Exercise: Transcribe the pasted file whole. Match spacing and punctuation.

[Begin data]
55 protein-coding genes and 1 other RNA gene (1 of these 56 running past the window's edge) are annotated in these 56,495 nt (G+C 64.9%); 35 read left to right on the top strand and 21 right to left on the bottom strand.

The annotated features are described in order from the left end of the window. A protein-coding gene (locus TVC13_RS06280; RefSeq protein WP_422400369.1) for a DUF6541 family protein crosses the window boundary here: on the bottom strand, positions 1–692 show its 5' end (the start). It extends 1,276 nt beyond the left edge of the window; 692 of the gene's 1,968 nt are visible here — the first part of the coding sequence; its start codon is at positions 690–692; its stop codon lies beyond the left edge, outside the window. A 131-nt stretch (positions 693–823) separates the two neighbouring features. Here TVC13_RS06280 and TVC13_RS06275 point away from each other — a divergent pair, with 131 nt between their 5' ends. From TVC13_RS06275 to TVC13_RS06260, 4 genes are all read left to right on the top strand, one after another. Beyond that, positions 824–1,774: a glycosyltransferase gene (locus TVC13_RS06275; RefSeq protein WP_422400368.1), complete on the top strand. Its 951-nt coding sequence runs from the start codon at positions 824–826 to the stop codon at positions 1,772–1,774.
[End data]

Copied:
55 protein-coding genes and 1 other RNA gene (1 of these 56 running past the window's edge) are annotated in these 56,495 nt (G+C 64.9%); 35 read left to right on the top strand and 21 right to left on the bottom strand.

The annotated features are described in order from the left end of the window. A protein-coding gene (locus TVC13_RS06280; RefSeq protein WP_422400369.1) for a DUF6541 family protein crosses the window boundary here: on the bottom strand, positions 1–692 show its 5' end (the start). It extends 1,276 nt beyond the left edge of the window; 692 of the gene's 1,968 nt are visible here — the first part of the coding sequence; its start codon is at positions 690–692; its stop codon lies beyond the left edge, outside the window. A 131-nt stretch (positions 693–823) separates the two neighbouring features. Here TVC13_RS06280 and TVC13_RS06275 point away from each other — a divergent pair, with 131 nt between their 5' ends. From TVC13_RS06275 to TVC13_RS06260, 4 genes are all read left to right on the top strand, one after another. Beyond that, positions 824–1,774: a glycosyltransferase gene (locus TVC13_RS06275; RefSeq protein WP_422400368.1), complete on the top strand. Its 951-nt coding sequence runs from the start codon at positions 824–826 to the stop codon at positions 1,772–1,774.